When we first started out they said, “You need to sound as close to John [Waite] as possible, to be able to do the inflections of John; you need to embody that vibe for at least the hits. The people are going to expect that when you sing ‘Isn’t It Time’ and Every Time I Think Of You.’” So most of the three months of auditions was spent on breath control where I could be almost like Arnel is to Steve Perry in Journey.
For me, it was important for me to be able to get to that point and show that I had the ability to do that since I’d been singing Babys’ tunes for a long time. It was really important for me to add my own flavor to it and I think we got there, especially in concert. I have an edge to my voice. I have a clean voice but I have an edgy component to it. I sing 90+ percent, note for note, what John is singing. I may not be singing the same inflections but melodically I’m singing true to those lines because that’s what people expect and I want to deliver that for them. But I deliver that with some of John and some of me.
Some music fans are original or classic lineup purists and they can’t accept bands any other way. Whether it be KISS, Journey or The Babys, some people just can’t enjoy the band they once loved with a new or modified lineup. How do you overcome this challenge as the new lead singer for The Babys?
I totally understand the purists. Without John, without Jonathan…others would say without Michael Corby – there were two renditions of the band, and now we’re onto our third. And some people think without this person or that person, it’s not the band. For me, it almost supersedes the bodies. It’s like the name of your team on the front of the jersey is more important than the name on the back. For me, it’s all about the music. You never give up your persistence and you just make it happen.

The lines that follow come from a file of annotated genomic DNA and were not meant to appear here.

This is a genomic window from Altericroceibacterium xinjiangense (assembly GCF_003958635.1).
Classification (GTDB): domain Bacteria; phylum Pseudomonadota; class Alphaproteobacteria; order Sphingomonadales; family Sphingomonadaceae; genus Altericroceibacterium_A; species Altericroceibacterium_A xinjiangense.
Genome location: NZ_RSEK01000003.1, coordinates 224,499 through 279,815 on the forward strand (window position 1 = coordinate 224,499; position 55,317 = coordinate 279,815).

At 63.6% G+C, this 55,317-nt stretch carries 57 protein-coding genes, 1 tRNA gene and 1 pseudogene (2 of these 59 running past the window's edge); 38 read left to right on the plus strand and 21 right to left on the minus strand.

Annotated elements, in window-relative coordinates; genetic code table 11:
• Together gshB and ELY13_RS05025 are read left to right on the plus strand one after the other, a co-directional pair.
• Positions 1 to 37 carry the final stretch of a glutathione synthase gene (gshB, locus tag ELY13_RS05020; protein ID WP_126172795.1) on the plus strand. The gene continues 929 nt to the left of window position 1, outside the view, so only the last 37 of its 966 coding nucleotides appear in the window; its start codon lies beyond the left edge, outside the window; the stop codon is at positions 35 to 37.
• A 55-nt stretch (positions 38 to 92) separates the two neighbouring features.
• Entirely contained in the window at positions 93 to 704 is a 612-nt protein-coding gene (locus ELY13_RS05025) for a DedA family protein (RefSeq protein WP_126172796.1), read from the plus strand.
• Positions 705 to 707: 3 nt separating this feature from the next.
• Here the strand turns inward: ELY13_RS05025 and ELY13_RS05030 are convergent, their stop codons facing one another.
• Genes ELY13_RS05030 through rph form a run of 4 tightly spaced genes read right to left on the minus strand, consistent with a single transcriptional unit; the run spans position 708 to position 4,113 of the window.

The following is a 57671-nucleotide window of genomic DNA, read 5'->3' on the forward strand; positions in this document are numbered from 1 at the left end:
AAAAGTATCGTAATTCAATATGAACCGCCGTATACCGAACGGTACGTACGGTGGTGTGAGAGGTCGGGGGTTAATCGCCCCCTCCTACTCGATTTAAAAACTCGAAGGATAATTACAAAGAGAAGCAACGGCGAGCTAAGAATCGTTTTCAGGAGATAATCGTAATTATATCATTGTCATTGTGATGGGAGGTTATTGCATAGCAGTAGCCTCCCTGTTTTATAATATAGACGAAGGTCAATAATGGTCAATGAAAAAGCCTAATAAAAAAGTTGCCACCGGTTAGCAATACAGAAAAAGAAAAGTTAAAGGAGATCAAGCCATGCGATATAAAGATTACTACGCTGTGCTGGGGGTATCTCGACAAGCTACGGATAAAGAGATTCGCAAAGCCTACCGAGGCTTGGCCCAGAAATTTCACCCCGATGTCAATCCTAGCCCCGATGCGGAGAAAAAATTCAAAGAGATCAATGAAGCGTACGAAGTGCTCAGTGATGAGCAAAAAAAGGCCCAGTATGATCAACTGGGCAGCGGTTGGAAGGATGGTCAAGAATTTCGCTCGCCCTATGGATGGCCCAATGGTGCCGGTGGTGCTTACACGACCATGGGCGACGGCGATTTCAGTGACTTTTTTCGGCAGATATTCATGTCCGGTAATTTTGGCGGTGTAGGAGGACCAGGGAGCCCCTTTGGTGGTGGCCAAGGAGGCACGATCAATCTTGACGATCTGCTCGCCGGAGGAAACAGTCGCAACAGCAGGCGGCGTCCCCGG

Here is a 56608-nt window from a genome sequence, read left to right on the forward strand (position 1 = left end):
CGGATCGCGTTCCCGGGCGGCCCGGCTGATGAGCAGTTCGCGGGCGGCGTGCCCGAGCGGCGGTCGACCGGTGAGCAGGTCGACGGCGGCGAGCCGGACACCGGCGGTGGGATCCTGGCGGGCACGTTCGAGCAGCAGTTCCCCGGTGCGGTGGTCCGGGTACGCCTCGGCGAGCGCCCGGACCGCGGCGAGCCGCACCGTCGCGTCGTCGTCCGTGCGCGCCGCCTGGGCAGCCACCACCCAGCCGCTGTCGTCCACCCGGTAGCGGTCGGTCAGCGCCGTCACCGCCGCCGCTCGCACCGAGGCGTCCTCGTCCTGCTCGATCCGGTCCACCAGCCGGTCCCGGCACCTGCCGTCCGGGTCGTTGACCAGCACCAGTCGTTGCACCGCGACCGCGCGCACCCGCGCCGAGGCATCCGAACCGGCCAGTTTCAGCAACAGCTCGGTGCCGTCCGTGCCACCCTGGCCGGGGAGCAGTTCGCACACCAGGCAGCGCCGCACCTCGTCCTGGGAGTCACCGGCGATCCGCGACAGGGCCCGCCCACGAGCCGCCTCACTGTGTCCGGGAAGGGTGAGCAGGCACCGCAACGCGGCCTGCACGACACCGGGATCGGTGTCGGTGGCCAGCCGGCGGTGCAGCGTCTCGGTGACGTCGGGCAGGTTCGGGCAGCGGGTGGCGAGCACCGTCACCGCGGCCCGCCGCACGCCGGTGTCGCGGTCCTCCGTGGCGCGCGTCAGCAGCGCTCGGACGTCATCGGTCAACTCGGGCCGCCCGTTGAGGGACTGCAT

You introduced the new version of The Babys with the single “Not Ready To Say Goodbye.” It was well received by the public and John Waite gave it his stamp of approval. What was the experience like of going into the studio with the guys to record this track?
We brought Joey Sykes in to help write. He wasn’t part of the band at the time but he brought the song in just as someone coming in to help out with the writing and we started hashing it out. We knew Tony was going to produce the song. In my mind it was already a hit and we knew we needed to channel something that The Babys purists were going to like based on those two Top 10 hits. I think we got pretty close.
We only had Wally in for a weekend – he was living in Florida at that time. So we red-eyed him in, got him introduced to the song and the next day he did his parts and the lead and flew out the day after. By the time we had Wally on the song, that’s when it really came alive and we found that we had something special.
You had a Pledge Music campaign for your new album. What was that like and what was the inspiration for it?